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MURRIETA: Neighborhood sues city over apartment approval
ByDavid Downey, Feb. 25, 2014

A group representing hundreds of homes next to a golf course has sued Murrieta and a developer in a bid to toss out a recent approval of 112-unit apartment complex.

Murrieta Community Values Organization, a grassroots group that formed in May 2013, filed suit in Riverside County Superior Court on Thursday, Feb. 20, naming the city and Golden Eagle Multi Family Properties LLC of Irvine as defendants.

The suit alleges the city did not adequately consider environmental impacts.

“The traffic in The Preserve community where I live is absolutely out of control,” said group founder Josh Bergere in a telephone interview.

The Preserve flanks the Golf Club of Rancho California. Residents say they are overwhelmed with cut-through traffic looking to avoid busy Winchester Road.

A city study found more than 5,000 cars daily travel a prominent neighborhood street, Clearbrook Drive, and that the apartments would increase traffic 3 percent — 149 trips.

Filed through Escondido attorney Everett DeLano, the suit asks a judge to void approval until the city properly evaluates impacts.

Bergere said he wants the project killed.

On Jan. 21, the City Council voted 4-1, with Councilman Harry Ramos dissenting, to approve plans and a zone change for the 7.5-acre project at Murrieta Hot Springs Road and Via Princessa. That followed planning hearings attended by dozens of residents.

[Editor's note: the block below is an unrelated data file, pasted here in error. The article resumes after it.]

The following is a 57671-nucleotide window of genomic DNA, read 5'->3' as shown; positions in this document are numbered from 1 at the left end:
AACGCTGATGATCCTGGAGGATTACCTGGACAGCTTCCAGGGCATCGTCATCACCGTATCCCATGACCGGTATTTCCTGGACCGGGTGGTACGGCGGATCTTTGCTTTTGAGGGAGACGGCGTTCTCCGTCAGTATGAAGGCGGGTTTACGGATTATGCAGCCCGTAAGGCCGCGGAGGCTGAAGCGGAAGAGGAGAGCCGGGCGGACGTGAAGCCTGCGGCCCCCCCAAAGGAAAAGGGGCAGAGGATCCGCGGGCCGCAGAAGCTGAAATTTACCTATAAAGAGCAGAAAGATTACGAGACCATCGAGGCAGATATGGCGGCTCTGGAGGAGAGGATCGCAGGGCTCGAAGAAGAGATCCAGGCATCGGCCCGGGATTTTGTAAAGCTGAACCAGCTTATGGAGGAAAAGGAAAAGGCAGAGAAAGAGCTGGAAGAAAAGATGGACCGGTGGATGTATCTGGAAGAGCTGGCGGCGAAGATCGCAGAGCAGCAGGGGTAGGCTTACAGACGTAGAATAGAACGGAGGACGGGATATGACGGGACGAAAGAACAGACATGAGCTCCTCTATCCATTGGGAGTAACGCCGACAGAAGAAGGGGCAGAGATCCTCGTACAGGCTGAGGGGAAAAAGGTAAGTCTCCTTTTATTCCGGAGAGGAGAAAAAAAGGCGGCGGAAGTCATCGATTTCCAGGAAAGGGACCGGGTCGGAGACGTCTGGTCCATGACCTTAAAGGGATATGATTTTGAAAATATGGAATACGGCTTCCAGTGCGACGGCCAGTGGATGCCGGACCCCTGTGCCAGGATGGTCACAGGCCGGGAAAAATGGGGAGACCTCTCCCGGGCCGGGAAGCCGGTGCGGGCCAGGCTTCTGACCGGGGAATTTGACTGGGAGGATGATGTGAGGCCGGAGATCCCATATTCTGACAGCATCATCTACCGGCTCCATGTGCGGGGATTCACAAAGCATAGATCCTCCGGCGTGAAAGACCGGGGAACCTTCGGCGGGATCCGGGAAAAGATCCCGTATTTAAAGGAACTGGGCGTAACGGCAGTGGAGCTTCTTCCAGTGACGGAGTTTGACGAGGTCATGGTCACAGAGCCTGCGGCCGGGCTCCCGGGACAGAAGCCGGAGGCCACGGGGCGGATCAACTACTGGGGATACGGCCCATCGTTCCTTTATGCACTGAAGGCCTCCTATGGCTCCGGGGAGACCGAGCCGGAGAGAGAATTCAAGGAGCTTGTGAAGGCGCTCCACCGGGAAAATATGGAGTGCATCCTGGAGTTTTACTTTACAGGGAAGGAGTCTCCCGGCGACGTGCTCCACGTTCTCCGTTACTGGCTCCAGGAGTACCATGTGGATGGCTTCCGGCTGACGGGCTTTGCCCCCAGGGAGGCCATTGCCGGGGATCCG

City Attorney Leslie Devaney said she had not seen the lawsuit and declined to address it. However, Devaney said the city properly evaluated impacts and gave neighbors plenty of opportunity to be heard.

Golden Eagle’s attorney, Bob Tyler of Murrieta, termed the lawsuit “unfortunate.”

“This is a developer who frankly acted with great respect for the neighboring homeowners and has significantly revised their plans ... all for the benefit of the neighborhood,” Tyler said.

Golden Eagle shifted the apartment entrance from Clearbrook to Murrieta Hot Springs in a move to divert traffic from the neighborhood, city officials said.

Tyler said Golden Eagle recently made an offer to the group concerning traffic controls that was “beyond generous.” He said it was rejected. Bergere termed the offer “significantly inadequate.” He said the group made a counteroffer and didn’t hear back.

Neither Bergere nor Tyler would disclose details of the offers.

“We made every attempt to settle this with Golden Eagle before taking these further steps,” Bergere said.

Contact David Downey at 951-368-9699 or


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